El Salvador: 50 Days Later, No Answers in Murder of Alegría Mayor

On the morning of January 9th, leaders from the rural community of Las Casitas in the municipality of Alegría, Usulután waited for the arrival of their mayor and his staff to discuss the construction of a soccer field in their community. But Moises Funes, the 31-year-old mayor from the FMLN party, never arrived. On the morning of January 9th, leaders from the rural community of Las Casitas in the municipality of Alegría, Usulután waited for the arrival of their mayor and his staff to discuss the construction of a soccer field in their community. But Moises Funes, the 31-year-old mayor from the FMLN party, never arrived.

Just before reaching the community, a man in a truck waved for help, explaining that he was lost. Upon stopping the car, Funes was shot and killed along with his companion in the mayor’s office, Zulma Rivera, 22, chief of the Institutional Purchasing and Hiring Unit for the city. According to the testimony of a single witness, the assassin then escaped in his vehicle through the coffee fields. He has yet to be identified.

In following days, the atmosphere in this small town was one of mourning and sadness. Over 5,000 people came out for his funeral. A mayor who had been truly loved was now lost forever. One month later, the sadness has turned to anger, fear, and suspicion.

Upon confirming the assassination, the district attorney’s office began an investigation, announcing that they could not say whether the motive may have been political or personal, but that they would investigate the crime as they would any other. In El Salvador, where between 80% and 85% of crimes remain unresolved, these words didn’t breed optimism. Indeed, the district attorney’s office has not detained any suspects, and the case has, so far, remained in impunity.

Sigfrido Reyes, FMLN Senator and Chief of Communications explained that “while those responsible remain free, the people are in fear because there exists a threat that continues to be relevant: the assassins are free and they can therefore think about assassinating anybody.”

“People will be afraid unless the suspects are captured…but while this does not happen, the generalized state is a state of fear.”

This fear materialized on Sunday afternoon, February 3rd when Lorenzo Campos, the only witness to the double-assassination was gravely injured by gunshot. On January 9th, Campos was the first person at the site of the crime and tried to rescue the mayor, bringing him to the hospital in his own vehicle. Campos works as a trip driver and had recently been contracted by a woman to drive for a Sunday trip, but upon arriving with his vehicle he was shot twice in the throat and once in the neck, leaving him badly wounded. He has now been hospitalized and is in stable condition.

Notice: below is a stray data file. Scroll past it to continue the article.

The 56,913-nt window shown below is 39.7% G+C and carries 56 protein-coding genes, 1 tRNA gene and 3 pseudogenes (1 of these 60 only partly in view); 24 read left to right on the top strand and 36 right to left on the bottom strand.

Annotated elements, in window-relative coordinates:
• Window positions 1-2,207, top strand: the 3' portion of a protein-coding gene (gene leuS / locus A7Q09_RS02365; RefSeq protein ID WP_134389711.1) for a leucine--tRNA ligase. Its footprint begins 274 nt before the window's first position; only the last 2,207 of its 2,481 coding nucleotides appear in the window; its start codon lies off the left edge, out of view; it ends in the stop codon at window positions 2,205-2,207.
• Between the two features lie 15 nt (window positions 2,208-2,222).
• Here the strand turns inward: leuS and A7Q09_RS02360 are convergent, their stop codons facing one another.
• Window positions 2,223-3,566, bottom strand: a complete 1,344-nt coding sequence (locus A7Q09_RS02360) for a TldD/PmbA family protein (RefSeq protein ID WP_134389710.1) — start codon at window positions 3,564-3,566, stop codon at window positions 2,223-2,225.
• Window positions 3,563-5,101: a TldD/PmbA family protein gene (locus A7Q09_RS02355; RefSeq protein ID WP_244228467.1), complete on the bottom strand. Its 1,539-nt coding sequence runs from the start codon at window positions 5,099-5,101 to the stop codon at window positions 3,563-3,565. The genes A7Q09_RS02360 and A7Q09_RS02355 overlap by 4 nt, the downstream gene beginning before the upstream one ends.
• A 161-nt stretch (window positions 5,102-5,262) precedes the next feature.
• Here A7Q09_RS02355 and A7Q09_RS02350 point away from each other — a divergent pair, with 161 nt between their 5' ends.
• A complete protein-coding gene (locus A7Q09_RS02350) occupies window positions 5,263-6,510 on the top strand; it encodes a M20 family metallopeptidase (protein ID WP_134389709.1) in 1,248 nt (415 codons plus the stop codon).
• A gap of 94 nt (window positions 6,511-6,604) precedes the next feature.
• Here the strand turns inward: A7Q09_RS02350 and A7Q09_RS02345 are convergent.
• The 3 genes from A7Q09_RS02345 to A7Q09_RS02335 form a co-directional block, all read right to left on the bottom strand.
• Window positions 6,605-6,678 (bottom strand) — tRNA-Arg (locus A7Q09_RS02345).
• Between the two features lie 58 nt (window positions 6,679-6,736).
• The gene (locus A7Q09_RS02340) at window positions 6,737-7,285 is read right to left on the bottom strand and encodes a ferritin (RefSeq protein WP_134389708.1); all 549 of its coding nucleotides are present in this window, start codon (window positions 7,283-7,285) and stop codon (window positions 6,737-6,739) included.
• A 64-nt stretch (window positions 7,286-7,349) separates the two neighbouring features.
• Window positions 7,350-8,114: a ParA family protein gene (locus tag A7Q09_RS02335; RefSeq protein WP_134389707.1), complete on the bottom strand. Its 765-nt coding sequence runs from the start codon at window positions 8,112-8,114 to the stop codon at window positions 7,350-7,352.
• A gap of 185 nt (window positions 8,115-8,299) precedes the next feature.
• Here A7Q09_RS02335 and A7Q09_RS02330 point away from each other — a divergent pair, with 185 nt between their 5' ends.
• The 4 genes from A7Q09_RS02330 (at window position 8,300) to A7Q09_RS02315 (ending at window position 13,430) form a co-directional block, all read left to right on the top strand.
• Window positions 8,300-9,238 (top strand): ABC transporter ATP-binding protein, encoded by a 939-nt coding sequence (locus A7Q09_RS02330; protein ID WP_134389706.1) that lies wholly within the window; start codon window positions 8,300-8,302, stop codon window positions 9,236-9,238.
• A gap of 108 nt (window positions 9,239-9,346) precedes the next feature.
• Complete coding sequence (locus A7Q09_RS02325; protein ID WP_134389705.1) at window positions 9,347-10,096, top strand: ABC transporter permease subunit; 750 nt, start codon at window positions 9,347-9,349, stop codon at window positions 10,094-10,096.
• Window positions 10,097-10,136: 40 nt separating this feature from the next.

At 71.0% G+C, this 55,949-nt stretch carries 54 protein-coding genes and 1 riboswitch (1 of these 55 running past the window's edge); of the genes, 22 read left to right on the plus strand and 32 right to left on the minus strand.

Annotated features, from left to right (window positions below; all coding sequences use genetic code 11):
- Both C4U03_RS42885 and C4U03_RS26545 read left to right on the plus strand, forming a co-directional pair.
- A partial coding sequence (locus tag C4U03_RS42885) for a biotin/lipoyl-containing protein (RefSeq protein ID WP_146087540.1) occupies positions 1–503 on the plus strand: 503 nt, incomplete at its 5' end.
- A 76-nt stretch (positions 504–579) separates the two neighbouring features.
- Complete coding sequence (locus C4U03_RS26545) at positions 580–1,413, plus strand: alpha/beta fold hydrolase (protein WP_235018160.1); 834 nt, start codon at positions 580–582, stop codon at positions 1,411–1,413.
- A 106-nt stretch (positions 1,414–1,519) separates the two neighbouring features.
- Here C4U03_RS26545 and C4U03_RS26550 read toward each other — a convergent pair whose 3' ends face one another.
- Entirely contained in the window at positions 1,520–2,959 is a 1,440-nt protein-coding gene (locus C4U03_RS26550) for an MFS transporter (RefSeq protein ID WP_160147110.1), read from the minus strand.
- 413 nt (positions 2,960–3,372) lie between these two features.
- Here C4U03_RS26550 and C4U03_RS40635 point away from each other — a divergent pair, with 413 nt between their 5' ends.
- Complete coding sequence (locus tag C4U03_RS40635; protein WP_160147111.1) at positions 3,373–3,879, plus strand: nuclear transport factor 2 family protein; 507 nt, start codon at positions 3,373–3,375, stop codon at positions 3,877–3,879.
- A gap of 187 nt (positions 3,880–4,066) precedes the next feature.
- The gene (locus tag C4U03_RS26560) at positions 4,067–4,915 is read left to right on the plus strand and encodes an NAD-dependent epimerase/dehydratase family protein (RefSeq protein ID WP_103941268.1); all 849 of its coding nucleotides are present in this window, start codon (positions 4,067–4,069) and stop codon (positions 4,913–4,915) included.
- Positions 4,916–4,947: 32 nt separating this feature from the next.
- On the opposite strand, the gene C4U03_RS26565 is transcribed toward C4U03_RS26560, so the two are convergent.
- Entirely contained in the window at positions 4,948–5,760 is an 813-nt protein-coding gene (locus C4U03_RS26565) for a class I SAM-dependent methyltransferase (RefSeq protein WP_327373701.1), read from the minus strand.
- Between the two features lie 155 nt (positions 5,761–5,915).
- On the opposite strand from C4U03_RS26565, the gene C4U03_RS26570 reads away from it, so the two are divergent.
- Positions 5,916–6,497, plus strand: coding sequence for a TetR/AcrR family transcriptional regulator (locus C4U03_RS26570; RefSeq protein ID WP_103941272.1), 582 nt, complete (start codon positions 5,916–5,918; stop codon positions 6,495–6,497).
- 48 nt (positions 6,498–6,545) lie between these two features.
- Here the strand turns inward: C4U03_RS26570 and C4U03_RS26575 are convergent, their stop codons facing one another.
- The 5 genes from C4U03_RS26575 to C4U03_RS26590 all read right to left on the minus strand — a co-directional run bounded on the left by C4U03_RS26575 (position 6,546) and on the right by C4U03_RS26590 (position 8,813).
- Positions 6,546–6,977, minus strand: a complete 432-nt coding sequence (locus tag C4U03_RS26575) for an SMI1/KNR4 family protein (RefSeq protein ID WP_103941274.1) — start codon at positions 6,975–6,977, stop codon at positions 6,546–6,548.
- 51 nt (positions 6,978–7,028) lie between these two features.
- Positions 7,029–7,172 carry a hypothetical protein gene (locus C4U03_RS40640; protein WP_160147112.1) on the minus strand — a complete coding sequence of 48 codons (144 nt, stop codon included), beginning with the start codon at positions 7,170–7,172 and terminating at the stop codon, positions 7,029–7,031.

Moises Funes and Alegría
In sharp contrast to the brutality of the recent events, Alegría is known for its beauty and its safety. Nestled into the side of an inactive volcano, it is miles from the smog and crowds of Usulután, the state capital, and other busy cities. Even in the summer months of January and February a cool, clean breeze gives the visitor a rich break from the sticky heat of many areas of the country, and the tidy center of town is lined with gardens and cafés. Petty crimes such as street robberies are almost unheard of here.

The people of Alegría also remember Moises as he grew up in this town. When he was approached by the FMLN to run in the May 2006 elections he hesitated. Moises came from a humble family; he had graduated from high school with a focus on accounting, and enrolled at the University of the Orient in the nearby city of San Miguel.

With growing family responsibilities and wanting to support his mother and sister, he stopped studying several years before finishing his degree and went to work at FUNDASAL, a Salvadoran non-profit organization that focuses on providing basic housing and resources to poor families, and offers social consciousness workshops to the same beneficiaries. Working in the eastern states of La Unión and Morazán, he visited rural communities often walking 10 kilometers a day between communities.

Wanting to work closer to home, Moises left FUNDASAL and worked a time at a bank in a town near Alegría, then found a position at the non-profit Intervida supporting children’s education, development projects for schools, health campaigns and parent education. When the FMLN requested that he run for mayor, it was because of this connection with the local rural communities and his dedication to their development and education.

Upon winning the election in early 2006, it quickly became clear that not everybody thought the change was for the best. Moises’ mother, María Auxiliadora Ramirez, remembers that the once the results were known on evening of the election, ARENA party loyalists came to the family house to throw rocks. As she remembers “some of them were so frustrated that they actually died of anger on that day.”

Carlos Antonio Luna, the previous mayor who was from the ARENA party and had ruled for 12 years in Alegría was furious. The FMLN’s Reyes remembers, “the municipal government of ARENA that lost the elections carried out completely illegal acts that amounted to giving away the fundamental wealth of the city, which is an ecological park, a lagoon.”

Between election day and the day that Moises became mayor, the Alegría lagoon was leased to a private company for 15 years, along with a tourist center, which was rented to the company ADESCAM. The town’s sports stadium was rented to a privately-owned soccer team. On May 1st, when Moises and his staff opened the small three-room mayor’s office, they were surprised to see what else had been given away: over half of the computers, the city car. The city’s bank account was nearly empty. Funes immediately ordered an audit and began to seek a legal solution to the losses, a process which is still on-going and which had been developing against the former mayor.

Though mayors hold their position for 3 year terms, Luna’s secretary had threatened Moises, telling him to remember that “we will lend you the mayor’s office for 2 years, no more.” Then, soon after Moises took responsibility of the city the death threats started arriving to his cellular phone from an anonymous computer address. Unlike the mayor who until his death did not denounce the threats, his close friend and local priest received threats as well and requested a transfer to a different parish. Soon after his transfer was granted, the violence started.